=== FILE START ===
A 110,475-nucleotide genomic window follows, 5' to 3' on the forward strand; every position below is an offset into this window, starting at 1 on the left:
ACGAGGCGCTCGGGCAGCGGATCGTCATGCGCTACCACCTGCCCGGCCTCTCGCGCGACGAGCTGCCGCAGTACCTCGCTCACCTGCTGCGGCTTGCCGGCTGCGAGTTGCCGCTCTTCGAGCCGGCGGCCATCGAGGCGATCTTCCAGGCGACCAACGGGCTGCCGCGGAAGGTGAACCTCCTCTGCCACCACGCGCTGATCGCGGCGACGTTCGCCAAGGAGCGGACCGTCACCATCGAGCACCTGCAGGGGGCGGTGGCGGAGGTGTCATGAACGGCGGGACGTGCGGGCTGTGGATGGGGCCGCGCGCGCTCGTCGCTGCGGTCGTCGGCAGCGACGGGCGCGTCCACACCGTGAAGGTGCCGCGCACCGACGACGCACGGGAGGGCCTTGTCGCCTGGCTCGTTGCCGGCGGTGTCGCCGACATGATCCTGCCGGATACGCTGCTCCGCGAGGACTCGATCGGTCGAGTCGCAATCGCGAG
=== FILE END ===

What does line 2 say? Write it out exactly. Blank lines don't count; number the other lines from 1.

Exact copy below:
ACGAGGCGCTCGGGCAGCGGATCGTCATGCGCTACCACCTGCCCGGCCTCTCGCGCGACGAGCTGCCGCAGTACCTCGCTCACCTGCTGCGGCTTGCCGGCTGCGAGTTGCCGCTCTTCGAGCCGGCGGCCATCGAGGCGATCTTCCAGGCGACCAACGGGCTGCCGCGGAAGGTGAACCTCCTCTGCCACCACGCGCTGATCGCGGCGACGTTCGCCAAGGAGCGGACCGTCACCATCGAGCACCTGCAGGGGGCGGTGGCGGAGGTGTCATGAACGGCGGGACGTGCGGGCTGTGGATGGGGCCGCGCGCGCTCGTCGCTGCGGTCGTCGGCAGCGACGGGCGCGTCCACACCGTGAAGGTGCCGCGCACCGACGACGCACGGGAGGGCCTTGTCGCCTGGCTCGTTGCCGGCGGTGTCGCCGACATGATCCTGCCGGATACGCTGCTCCGCGAGGACTCGATCGGTCGAGTCGCAATCGCGAG